The first word of the deaths in Jonestown to reach the U.S. early on the morning of November 19 came through the National Operations Intelligence Watch Officers Network (NOIWON), a CIA radio communications channel, which characterized the deaths as mass suicides.
The NOIWON notation was included in an overall chronology of events in the appendix of an After Action Report which was compiled by the Defense Department following the Air Force’s airlift of the bodies which included. Dated 3:29 AM, Sunday, November 19, 1978, the notation reads, “CIA NOIWON reports mass suicides at Jonestown.” The time on this bulletin is hours before any other hint of the deaths – much less the nature of the deaths – was whispered to the outside world.
Not only did the CIA first notify the Defense Department of the mass deaths, it may have known the poisons involved. A subsequent Defense Department cable notes that a medical evacuation team leaving Charleston Air Force Base “should include personnel to treat poison victims with necessary poison antidote” [italics added].
Survivors of the Jonestown tragedy had reached Port Kaituma and reported the news to American Embassy personnel who had accompanied Rep. Leo Ryan’s party. There is no definitive word on which of the people the survivors talked to was the source for the CIA’s information: it could have been U.S. Deputy Chief of Mission Richard Dwyer, who was wounded at the Port Kaituma airstrip during the shooting that left Congressman Ryan dead, although longtime Temple researcher Jim Hougan reported that the information came from James Adkins, the CIA Chief of Station in Guyana.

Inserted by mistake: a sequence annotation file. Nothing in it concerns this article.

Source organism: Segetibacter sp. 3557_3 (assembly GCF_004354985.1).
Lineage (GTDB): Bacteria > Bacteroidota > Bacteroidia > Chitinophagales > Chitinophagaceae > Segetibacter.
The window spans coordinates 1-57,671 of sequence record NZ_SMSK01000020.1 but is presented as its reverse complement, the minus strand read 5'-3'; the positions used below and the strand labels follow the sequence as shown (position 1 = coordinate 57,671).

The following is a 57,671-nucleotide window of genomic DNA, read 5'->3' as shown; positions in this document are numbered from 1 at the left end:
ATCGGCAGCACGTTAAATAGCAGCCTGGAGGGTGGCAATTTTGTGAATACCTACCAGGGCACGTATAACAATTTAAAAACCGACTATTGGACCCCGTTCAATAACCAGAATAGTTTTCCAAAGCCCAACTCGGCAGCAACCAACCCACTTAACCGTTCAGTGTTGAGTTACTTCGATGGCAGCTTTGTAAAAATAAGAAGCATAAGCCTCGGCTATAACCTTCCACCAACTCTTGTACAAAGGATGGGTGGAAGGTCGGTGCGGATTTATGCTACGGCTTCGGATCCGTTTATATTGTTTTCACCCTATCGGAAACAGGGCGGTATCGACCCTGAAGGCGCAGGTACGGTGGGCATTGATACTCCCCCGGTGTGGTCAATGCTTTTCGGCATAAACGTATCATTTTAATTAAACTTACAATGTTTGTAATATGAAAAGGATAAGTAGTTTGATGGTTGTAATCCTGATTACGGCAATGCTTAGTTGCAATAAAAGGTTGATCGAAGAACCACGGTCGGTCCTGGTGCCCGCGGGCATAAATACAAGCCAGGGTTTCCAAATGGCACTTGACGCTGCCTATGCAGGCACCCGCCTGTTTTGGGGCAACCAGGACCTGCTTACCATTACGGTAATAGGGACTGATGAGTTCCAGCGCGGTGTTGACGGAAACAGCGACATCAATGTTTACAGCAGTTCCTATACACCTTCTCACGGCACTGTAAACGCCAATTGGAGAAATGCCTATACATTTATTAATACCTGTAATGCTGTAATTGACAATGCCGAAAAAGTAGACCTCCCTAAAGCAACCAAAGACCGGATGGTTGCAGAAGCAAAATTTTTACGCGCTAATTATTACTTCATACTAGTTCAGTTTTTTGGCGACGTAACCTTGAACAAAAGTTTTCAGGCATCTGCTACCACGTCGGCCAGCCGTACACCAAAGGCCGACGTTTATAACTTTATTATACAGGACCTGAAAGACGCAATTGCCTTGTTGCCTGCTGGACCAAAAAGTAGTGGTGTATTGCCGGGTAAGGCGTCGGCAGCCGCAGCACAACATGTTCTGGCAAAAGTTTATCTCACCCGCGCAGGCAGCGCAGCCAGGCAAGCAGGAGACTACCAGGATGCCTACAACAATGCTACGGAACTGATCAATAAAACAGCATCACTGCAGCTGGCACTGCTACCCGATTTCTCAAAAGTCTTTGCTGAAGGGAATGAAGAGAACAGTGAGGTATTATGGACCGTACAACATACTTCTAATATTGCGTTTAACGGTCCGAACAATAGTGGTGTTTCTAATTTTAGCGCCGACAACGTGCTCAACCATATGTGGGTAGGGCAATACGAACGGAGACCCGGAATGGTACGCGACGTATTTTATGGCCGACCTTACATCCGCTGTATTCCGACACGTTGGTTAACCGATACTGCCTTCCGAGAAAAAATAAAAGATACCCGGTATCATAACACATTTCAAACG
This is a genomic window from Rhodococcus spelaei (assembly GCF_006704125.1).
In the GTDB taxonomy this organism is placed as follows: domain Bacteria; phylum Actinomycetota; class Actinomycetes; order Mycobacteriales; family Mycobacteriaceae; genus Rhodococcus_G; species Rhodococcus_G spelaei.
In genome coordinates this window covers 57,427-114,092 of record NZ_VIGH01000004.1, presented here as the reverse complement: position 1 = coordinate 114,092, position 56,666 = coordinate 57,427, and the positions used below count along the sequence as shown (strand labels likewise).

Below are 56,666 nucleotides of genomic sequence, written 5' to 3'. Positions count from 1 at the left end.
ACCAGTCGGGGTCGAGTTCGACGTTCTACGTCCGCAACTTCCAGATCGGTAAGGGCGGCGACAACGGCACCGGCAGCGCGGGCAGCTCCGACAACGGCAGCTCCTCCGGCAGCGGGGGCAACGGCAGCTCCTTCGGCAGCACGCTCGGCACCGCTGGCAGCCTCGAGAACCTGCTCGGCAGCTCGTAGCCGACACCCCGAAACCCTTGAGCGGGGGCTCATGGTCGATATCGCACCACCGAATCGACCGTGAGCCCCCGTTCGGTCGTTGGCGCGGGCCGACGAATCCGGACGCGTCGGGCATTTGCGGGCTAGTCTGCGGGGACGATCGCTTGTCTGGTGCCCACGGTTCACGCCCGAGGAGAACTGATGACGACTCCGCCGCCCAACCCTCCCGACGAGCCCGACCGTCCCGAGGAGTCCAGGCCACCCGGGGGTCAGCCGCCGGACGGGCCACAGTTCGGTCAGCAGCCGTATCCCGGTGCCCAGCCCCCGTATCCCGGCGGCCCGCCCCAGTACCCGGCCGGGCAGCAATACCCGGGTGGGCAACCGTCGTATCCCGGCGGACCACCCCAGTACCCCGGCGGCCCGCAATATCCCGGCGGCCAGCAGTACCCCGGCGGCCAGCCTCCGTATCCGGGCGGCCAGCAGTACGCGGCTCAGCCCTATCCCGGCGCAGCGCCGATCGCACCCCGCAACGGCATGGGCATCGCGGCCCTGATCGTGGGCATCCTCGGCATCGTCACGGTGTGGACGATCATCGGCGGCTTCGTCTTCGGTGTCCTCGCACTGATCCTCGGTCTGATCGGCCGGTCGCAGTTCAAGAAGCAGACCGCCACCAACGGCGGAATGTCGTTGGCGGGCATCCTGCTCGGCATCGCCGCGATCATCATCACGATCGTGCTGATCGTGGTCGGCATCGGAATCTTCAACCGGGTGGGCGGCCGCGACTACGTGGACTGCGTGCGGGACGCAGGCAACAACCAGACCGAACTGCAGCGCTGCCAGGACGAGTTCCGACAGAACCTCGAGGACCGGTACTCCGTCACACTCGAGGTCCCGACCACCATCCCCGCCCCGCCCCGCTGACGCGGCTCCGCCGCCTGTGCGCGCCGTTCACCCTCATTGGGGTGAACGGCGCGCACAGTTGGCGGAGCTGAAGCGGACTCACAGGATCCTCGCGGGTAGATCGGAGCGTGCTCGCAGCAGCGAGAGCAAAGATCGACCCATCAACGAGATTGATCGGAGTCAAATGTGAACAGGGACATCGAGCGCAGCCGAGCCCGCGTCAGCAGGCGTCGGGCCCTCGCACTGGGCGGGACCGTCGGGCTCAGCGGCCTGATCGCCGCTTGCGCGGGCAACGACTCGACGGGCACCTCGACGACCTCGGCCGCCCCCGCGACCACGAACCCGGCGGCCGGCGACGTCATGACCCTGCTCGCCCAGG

NOIWON Notation, After Action Report, California Historical Society, Moore Family Papers, MS 3802, Box 19, Folder 118.
Although the Defense Department released the notation of the CIA cable in an After Action report in 1979, the CIA still declines to release a copy of the cable itself – or even to acknowledge its existence.
In 2020, more than 41 years after the deaths in Jonestown, the CIA responded to a Freedom of Information Act request that the agency “can neither confirm nor deny the existence or nonexistence” of the document. The agency added that its position that the “existence or nonexistence of such records is itself currently and properly classified,” is based on the law creating the CIA in 1949 and the National Security Act of 1947. Because of that, the request was denied under Exemptions b(1), the national security exemption, and b(3), the statutory non-disclosure exemption.